Presentation on theme: "Department of Medicines Policy and Standards The WHO Model List of Essential Medicines – Palliative Care update Suzanne Hill World Health Organisation."— Presentation transcript:
Department of Medicines Policy and Standards The WHO Model List of Essential Medicines – Palliative Care update Suzanne Hill World Health Organisation April 2006
Department of Medicines Policy and Standards Essential medicines n The concept of essential medicines A limited range of carefully selected essential medicines leads to better health care, better drug management, and lower costs n Definition of essential medicines Essential medicines are those that satisfy the priority health care needs of the population (2002)
Department of Medicines Policy and Standards Essential medicines n Are selected on the basis of disease prevalence, evidence of comparative efficacy, safety and cost- effectiveness n Are intended to be Used in the context of functioning health systems Available at all times in adequate amounts, in the appropriate dosage forms, with assured quality at a price the individual and the community can afford
Department of Medicines Policy and Standards ‘Levelled’ lists Core and complementary Complementary medicines require specialist facilities or services Default position is 'core'
Department of Medicines Policy and Standards The Essential Medicines Target SS All the drugs in the world Registered medicines National list of essential medicines Levels of use Supplementary specialist medicines CHW dispensary Health center Hospital Referral hospital Private sector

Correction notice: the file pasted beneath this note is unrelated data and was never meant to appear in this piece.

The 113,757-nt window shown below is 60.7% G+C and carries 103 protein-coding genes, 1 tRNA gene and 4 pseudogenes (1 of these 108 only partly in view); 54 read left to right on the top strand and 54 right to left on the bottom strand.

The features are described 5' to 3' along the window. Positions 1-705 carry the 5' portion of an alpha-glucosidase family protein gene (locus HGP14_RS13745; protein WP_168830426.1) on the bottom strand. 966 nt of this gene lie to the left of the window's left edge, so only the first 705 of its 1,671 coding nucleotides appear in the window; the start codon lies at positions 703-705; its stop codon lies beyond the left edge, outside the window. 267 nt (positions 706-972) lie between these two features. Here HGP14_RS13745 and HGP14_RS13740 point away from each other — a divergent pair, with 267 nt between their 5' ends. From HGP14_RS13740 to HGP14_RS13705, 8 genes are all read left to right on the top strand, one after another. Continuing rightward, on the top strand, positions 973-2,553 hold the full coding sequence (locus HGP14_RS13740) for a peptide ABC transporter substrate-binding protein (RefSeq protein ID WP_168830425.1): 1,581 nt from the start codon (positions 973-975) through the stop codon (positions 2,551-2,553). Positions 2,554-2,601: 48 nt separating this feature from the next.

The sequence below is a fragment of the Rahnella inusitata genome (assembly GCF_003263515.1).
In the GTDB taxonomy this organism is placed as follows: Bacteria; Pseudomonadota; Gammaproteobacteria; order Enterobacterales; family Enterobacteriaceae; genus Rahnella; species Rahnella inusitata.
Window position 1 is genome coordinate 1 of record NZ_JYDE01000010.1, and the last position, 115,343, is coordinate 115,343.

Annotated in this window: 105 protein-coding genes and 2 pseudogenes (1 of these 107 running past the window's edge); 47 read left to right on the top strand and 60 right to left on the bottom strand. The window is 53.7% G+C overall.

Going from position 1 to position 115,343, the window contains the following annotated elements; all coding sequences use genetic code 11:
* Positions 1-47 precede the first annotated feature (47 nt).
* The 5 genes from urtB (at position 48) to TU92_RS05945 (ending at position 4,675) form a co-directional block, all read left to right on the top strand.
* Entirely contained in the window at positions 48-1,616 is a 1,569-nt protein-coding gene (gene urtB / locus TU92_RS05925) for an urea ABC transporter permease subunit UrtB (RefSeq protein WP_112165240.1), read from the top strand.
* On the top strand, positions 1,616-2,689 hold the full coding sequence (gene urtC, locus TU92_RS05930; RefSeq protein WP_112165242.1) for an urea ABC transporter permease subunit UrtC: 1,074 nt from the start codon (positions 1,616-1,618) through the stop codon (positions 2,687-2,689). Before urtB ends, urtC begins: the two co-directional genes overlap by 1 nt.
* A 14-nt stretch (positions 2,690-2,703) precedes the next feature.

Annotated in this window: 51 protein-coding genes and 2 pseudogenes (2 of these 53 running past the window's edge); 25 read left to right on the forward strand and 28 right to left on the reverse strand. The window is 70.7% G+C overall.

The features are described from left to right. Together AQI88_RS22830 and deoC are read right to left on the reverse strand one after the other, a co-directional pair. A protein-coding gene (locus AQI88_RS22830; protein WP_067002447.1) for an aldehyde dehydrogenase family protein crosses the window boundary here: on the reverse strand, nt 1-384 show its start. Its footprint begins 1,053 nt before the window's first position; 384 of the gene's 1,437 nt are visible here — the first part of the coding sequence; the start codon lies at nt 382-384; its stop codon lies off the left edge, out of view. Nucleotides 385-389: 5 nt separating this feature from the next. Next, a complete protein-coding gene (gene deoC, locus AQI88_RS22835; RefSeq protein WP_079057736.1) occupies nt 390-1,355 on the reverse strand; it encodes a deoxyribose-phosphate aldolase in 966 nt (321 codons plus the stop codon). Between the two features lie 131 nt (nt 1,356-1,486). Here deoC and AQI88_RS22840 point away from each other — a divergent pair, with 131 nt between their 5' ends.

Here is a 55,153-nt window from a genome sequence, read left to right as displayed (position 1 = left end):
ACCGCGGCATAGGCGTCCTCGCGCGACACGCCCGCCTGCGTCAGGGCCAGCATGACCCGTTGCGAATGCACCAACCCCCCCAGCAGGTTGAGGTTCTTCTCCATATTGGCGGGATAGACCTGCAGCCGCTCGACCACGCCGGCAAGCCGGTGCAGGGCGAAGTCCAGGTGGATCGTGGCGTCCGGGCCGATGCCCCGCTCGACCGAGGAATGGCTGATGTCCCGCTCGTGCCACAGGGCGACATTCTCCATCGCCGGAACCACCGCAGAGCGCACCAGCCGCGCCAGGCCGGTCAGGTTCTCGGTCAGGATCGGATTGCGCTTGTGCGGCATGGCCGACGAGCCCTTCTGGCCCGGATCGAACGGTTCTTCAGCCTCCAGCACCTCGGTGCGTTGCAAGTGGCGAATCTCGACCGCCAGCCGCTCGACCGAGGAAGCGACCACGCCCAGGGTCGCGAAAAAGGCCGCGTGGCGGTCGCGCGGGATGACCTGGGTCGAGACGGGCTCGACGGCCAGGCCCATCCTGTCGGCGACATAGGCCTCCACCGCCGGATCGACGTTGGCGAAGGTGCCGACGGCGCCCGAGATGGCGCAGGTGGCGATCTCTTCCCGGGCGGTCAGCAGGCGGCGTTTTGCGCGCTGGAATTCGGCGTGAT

Department of Medicines Policy and Standards How many? Ideally the best in each class for the purpose Multiplicity confuses and may not help access List one, up to 2-3 alternatives Clear message Flexibility in procurement Competition between generics, rather than within class
Department of Medicines Policy and Standards Updating the list
Department of Medicines Policy and Standards Adding new medicines to the WHO Model List of Essential Medicines 1. Identification of public-health need for a medicine 2. Development of the medicine; phase I - II - III trials 3. Regulatory approval in a number of countries > Effective and safe medicine on the market 4.More experience under different field circumstances; post- marketing surveillance 5.Price indication for public sector use 6.Review by WHO disease programme; define comparative effectiveness and safety in real-life situations, comparative cost-effectiveness and public health relevance > Medicine included in WHO treatment guideline 7.Submission to WHO Expert Committee on Essential Medicines > Medicine included in WHO Model List
Department of Medicines Policy and Standards Role of treatment cost and global cost-effectiveness analyses 1. High cost alone should not exclude an essential medicine 2. Cost-effectiveness (C/E) comparisons are made among alternative medicines within the same therapeutic group 3. Price information from existing UN sources are used; all information sources will be identified 4. 'Formal' cost effectiveness analysis not yet required because methods for international analysis are not developed